TRASH IN MY EYE No. 194 (of 2004) by Leroy Douresseaux
COUNTRY OF ORIGIN: Mexico (Languages: English and Spanish)
MPAA - R for horror violence and for language
Running time: 94 minutes (1 hour, 34 minutes)
WRITER/DIRECTOR: Guillermo del Toro
PRODUCERS: Arthur Gorson and Bertha Navarro
CINEMATOGRAPHER: Guillermo Navarro
EDITOR: Raúl Dávalos
Starring: Federico Luppi, Ron Perlman, Claudio Brook, Margarita Isabel, and Tamara Shanath
Cronos is writer/director Guillermo del Toro’s novel take on the vampire myth. The “Cronos Device” is a golden, elegant, mechanized scarab that grants the gift or curse of eternal life to those who would wear it. Inside the scarab is a tiny insect of unknown origin, and when the device stabs a mechanical pincer into the flesh of the wearer, injecting them with a substance from the insect that gives the wearer immortality.
Jesús Gris (Federico Luppi), an aging antique dealer, finds the scarab and inadvertently uses it, unaware that the device comes with instructions written on a set of ancient documents. Those are in the possession of Dieter de la Guardia (Claudio Brook), a wealthy industrialist slowly dying of some debilitating disease (likely cancer), a man who has been searching long and hard for the Cronos Device. Dieter uses his nephew and heir, Angel (Ron Perlman), as a heavy to obtain the device from Jesús, which leads to a protracted, bloody, and gruesome dispute between all parties involved in the struggle for immortality and the Cronos Device.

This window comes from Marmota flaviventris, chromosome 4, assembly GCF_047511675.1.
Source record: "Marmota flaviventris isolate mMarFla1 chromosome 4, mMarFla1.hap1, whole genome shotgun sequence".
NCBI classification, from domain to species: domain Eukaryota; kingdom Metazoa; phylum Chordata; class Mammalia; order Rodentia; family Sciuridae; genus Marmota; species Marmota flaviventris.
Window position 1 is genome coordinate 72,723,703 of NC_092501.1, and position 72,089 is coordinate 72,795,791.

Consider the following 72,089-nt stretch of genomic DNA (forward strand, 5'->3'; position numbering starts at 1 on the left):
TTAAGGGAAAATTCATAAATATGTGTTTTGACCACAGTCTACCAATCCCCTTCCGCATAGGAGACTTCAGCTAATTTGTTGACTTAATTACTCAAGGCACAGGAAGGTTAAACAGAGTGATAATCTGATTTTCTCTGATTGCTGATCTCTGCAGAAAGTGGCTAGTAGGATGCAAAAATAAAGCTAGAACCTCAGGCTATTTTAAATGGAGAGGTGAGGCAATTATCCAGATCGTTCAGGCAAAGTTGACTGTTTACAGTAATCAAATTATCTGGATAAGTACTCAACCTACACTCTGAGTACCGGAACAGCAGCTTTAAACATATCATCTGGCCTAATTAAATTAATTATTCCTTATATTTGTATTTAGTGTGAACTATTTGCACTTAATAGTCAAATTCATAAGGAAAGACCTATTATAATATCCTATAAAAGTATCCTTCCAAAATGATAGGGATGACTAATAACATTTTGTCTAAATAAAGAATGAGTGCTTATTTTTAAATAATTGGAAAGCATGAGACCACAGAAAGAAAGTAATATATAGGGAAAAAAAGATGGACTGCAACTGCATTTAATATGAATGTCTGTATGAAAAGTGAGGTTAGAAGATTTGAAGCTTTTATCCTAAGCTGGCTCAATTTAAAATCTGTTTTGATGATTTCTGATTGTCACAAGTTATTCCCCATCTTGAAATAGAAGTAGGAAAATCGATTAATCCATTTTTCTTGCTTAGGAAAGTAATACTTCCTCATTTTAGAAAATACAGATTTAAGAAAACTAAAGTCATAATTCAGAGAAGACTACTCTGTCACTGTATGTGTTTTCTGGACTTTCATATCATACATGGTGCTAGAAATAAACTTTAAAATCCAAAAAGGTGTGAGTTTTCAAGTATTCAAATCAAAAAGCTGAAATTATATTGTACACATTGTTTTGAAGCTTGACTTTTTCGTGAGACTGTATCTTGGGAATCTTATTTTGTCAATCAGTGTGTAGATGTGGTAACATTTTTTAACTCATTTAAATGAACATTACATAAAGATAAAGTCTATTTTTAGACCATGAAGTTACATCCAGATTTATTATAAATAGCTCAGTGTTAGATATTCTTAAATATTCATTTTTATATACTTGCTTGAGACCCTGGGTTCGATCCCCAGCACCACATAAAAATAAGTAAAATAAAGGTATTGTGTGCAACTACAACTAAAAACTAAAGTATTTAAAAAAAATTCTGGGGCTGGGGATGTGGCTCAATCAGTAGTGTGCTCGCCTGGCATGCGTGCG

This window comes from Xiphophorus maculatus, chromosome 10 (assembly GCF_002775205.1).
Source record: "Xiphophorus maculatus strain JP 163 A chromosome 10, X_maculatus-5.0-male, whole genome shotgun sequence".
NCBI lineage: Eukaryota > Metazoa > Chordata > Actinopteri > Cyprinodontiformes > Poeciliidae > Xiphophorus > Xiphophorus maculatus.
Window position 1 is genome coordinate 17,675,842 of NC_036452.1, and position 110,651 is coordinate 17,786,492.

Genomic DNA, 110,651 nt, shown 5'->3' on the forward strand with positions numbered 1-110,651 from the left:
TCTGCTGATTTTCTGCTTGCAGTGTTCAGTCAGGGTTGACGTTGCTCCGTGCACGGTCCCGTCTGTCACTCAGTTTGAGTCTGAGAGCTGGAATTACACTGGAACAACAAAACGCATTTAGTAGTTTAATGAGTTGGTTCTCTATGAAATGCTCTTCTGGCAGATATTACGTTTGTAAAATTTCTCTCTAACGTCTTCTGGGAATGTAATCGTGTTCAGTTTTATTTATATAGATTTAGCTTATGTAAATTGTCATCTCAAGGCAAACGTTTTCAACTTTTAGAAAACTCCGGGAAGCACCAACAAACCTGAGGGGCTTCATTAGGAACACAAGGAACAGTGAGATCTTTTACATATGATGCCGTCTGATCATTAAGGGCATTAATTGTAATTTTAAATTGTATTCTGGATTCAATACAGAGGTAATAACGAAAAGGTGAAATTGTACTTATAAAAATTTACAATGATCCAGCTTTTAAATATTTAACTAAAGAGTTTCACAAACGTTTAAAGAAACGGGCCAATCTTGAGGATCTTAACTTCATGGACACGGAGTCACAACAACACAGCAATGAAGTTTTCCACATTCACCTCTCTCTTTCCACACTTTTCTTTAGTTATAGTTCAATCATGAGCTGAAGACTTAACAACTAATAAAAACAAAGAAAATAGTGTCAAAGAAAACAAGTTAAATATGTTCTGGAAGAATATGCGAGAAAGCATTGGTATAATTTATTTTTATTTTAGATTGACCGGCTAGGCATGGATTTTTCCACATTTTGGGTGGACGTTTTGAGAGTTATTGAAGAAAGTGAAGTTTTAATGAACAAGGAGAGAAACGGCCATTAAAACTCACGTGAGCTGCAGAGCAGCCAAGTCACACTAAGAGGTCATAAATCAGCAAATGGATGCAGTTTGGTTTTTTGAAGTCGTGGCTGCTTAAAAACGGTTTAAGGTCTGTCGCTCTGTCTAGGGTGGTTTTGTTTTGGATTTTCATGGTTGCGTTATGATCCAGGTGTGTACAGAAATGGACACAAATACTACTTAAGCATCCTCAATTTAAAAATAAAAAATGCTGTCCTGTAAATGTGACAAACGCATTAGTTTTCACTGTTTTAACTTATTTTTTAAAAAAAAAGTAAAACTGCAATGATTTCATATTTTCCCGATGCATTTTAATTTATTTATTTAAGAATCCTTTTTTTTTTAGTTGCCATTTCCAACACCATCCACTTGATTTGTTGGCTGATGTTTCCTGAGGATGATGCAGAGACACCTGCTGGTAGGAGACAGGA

As a film, Cronos likely passes as a horror movie, but as a story, it’s more dark fantasy than anything else. Visually, Cronos has a striking, almost golden-hued or gilded gloomy look. The story is nice, and though he doesn’t pay off on the concept’s potential, del Toro creates a number of decidedly creepy images. Still, the golden earth tones, unique art direction, and mechanical effects make this a decidedly different kind of horror tale, worth viewing by those who take their movie watching seriously.
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